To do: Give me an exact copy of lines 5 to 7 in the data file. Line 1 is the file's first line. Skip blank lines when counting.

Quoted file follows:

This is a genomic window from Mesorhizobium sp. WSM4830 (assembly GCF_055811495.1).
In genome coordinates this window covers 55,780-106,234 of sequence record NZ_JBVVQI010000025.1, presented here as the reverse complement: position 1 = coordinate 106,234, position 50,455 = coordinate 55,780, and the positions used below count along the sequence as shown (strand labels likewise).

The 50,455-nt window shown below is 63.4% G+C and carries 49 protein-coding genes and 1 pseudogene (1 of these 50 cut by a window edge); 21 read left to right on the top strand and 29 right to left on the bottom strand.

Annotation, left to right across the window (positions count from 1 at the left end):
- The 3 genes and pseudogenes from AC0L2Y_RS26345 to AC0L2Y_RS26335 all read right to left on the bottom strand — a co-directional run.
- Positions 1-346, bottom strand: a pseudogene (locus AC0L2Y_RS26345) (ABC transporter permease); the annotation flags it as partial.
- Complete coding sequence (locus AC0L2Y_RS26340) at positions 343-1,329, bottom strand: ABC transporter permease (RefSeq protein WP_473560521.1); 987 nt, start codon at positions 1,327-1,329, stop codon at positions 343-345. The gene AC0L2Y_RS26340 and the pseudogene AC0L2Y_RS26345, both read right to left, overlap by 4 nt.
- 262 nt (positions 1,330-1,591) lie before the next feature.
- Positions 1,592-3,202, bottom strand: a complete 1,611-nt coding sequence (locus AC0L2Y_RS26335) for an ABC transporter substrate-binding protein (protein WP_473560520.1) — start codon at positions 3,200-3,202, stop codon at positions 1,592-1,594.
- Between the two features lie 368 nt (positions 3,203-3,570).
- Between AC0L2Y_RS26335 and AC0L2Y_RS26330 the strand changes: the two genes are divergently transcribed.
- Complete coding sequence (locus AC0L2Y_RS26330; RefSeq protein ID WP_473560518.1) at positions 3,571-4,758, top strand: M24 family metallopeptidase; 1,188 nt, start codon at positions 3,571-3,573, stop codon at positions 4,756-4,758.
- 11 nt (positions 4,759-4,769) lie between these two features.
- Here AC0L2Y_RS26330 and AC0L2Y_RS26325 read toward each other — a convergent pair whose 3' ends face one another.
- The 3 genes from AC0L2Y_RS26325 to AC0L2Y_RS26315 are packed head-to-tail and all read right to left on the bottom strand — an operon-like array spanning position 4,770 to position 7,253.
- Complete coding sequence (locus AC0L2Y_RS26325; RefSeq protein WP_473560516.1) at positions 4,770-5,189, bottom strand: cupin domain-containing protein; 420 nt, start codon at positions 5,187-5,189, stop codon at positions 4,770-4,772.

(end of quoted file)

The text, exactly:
- The 3 genes and pseudogenes from AC0L2Y_RS26345 to AC0L2Y_RS26335 all read right to left on the bottom strand — a co-directional run.
- Positions 1-346, bottom strand: a pseudogene (locus AC0L2Y_RS26345) (ABC transporter permease); the annotation flags it as partial.
- Complete coding sequence (locus AC0L2Y_RS26340) at positions 343-1,329, bottom strand: ABC transporter permease (RefSeq protein WP_473560521.1); 987 nt, start codon at positions 1,327-1,329, stop codon at positions 343-345. The gene AC0L2Y_RS26340 and the pseudogene AC0L2Y_RS26345, both read right to left, overlap by 4 nt.